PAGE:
SUNDERLAND beat Newcastle yet again, so the easy thing for me would be to fill this page with an extended gloat.
So that’s pretty much what I’ve done.
I love the easy option me; I’m bone idle. Besides, it’s the last day before Christmas and they’ve let us bring games in.
Last weekend’s encounter was actually horrible to watch and nowhere near as easy as the previous one (which was won in 23 minutes); few games are. The first 10 minutes were especially excruciating. But it was all worth it.
Much credit must go to Gus Poyet and his team. Without a recognised full-back and an enforced last minute reshuffle, they still managed another clean sheet.
We have been rattling on for weeks about the need for Sunderland to attack more.
Despite a consensus on Sunday that they sat deep and waited for an opening, the fact is that they created five clear cut chances – indeed they missed four sitters – while Steven Fletcher put a wonderful effort against the bar.
On a day of star turns, Adam Johnson scored his annual Sports Direct goal, despite being fouled twice in the build-up. Special mention should also be made of Sebastian Larsson, who was just the business.
There was no luck involved with the victory, it was completely merited. We can trot out as many statistics as we like, but the team that takes more chances (in this case just the one) is the team that deserves to win. We said this after Sunderland’s defeat to a poor QPR in August and we stand by it now.
The next tricks for the chaps to master are converting chances and not overdosing on eggnog before the Hull City game on Friday, because they did that three times last season.
All this merriment is a boon for a column writer who wishes to be upbeat and Christmassy. A bad result would have seen me reduced to, once more, advising readers to watch Sweep singing Nessun Dorma on YouTube in order to cheer up.
That said, I would still recommend it.
BUT back to the childish triumphalism.
The only difficulty with this literary gloatathon is where to start. Many would begin with Jack Colback. What happened to him on Sunday? He used to love the derby games.
But I don’t really have a problem with Colback. I have issues with the likes of Darren Bent, Asamoah Gyan and Tore André Flo, but not Colback, who still holds the distinction of being the last of the current Newcastle squad to score in a derby.
The most conspicuous fish in the black and white barrel is the “defender” Steven Taylor.
Again, we know how easy it is to dredge up his stupefyingly dumb comments from October 2012 – two days before another derby that his side failed to win – but we thought you might like it anyway.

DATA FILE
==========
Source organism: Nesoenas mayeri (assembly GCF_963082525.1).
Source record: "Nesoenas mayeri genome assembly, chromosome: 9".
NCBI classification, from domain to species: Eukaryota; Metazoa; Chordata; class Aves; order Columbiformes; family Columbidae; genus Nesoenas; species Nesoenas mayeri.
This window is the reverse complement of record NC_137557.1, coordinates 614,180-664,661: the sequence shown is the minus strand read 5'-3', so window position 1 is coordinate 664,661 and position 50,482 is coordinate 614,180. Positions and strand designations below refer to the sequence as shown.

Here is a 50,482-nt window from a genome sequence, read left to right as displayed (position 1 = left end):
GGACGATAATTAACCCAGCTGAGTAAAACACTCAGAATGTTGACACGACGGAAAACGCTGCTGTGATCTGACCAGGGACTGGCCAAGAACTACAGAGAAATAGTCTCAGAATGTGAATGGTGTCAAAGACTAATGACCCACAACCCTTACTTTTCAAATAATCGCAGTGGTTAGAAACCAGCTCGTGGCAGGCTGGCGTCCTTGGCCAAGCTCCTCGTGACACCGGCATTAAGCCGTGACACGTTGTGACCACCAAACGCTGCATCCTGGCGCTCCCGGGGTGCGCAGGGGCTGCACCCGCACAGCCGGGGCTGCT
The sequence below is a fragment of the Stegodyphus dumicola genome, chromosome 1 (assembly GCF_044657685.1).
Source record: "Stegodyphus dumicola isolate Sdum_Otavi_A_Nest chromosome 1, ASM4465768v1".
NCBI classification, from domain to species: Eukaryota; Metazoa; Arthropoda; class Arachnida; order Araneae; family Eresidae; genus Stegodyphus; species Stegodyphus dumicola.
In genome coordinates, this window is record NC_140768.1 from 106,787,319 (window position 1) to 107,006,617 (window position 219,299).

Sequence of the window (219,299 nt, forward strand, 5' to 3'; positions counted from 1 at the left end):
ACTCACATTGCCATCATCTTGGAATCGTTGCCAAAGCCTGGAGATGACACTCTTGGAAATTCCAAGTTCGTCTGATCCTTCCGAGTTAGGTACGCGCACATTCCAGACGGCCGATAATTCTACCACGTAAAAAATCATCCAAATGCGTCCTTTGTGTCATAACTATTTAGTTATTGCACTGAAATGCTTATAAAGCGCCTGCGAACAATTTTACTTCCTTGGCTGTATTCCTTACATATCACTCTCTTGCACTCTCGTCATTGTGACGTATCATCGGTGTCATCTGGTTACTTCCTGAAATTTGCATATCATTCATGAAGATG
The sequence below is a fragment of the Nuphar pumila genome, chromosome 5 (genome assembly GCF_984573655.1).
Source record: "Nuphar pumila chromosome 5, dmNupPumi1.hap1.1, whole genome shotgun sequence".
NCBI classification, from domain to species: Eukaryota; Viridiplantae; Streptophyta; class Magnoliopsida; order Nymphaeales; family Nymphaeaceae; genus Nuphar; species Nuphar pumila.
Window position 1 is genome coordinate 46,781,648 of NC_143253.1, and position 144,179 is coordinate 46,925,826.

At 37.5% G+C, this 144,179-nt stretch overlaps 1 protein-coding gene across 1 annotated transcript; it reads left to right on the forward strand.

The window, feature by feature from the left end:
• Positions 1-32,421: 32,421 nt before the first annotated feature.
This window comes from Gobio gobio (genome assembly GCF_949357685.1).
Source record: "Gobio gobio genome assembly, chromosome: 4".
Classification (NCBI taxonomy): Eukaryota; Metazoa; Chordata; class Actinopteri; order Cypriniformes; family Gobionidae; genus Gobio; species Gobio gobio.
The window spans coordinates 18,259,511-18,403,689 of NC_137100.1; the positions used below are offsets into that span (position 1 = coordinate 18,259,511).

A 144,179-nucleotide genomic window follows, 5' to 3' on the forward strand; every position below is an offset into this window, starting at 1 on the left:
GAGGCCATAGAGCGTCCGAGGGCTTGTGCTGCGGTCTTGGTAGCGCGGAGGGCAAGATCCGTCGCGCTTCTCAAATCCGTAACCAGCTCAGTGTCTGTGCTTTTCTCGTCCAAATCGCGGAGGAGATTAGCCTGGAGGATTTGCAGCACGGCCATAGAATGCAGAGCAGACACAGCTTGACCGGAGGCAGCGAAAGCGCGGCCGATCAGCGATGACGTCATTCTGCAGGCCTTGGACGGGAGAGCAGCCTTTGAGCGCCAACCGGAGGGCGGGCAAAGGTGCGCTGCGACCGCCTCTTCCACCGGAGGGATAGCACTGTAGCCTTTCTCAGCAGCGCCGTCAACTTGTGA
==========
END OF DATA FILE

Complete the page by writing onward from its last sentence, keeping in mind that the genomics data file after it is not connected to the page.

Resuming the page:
Asked about Sunderland, he said: “Not even one player on their bench would get into our starting eleven. That is the quality we possess.”
To further incite Fate, he said of Adam Johnson, of all people: “He can join our reserves if he wants to.”
At the time, Sunderland supporters were piqued by this. Now they have Steven’s quote engraved and mounted above mantelpieces. It’s that funny.
We still wonder if he included Sunderland’s Jack Colback when he made that remark.
But what of Steven himself? Back in October 2012, he also burbled: “I would rather go and collect stamps than stick on that (Sunderland’s) shirt.
“I have not got any friends who are Sunderland fans.”
It is reasonable to assume that Sunderland fans and the Royal Philatelic Society alike have managed to overcome this slight. More of a concern these days is that Steven can’t have many friends who are Newcastle fans; such is his “contribution” to the team.
How bad is he? Put it this way, when he wandered into his own goalpost on Sunday, Sunderland supporters were delighted to see that he was able to continue, lest Newcastle should be forced to replace this poor man’s Titus Bramble with someone who is actually half decent.
Steven, last spotted buying a Cornetto somewhere while Johnson stuck another one past his goalkeeper, is one of the more intriguing players in the Premier League; if only because fans of other clubs cannot understand how such a demonstrably poor footballer can still be earning a living at that level.
The good news for the London-born “Geordie” is that he is considerably more popular in Sunderland than he seems to realise.
When he makes the team, the opposition know they have a chance.
WHEN Sunderland won 3-0 at the Sports Direct Arena in 2013, Newcastle manager Alan Pardew did not take the humiliation well.
Better than the club’s rioting supporters, but not well.
He huffed: “We have to carry it like they have to with all the defeats we have inflicted on them.”
He was not being a good loser, but we are happy to report that after a herculean amount of practice, he is a much better loser these days.
When he referred to “all the defeats we have inflicted on them” it was actually just one win from five under his tenure. It is now one win from eight and the natives are restless.
The “Pardew out” motif was swept under the carpet for a while, but just eight days saw pummellings at Arsenal and Tottenham, with worse to follow in the North East’s fourth best stadium. The trademark hysteria is back and the fans aren’t happy. But why not?
Obviously they have not taken kindly to losing yet another derby – they are obsessed with Sunderland. But should a string of defeats to any one team, even Sunderland, warrant such bile?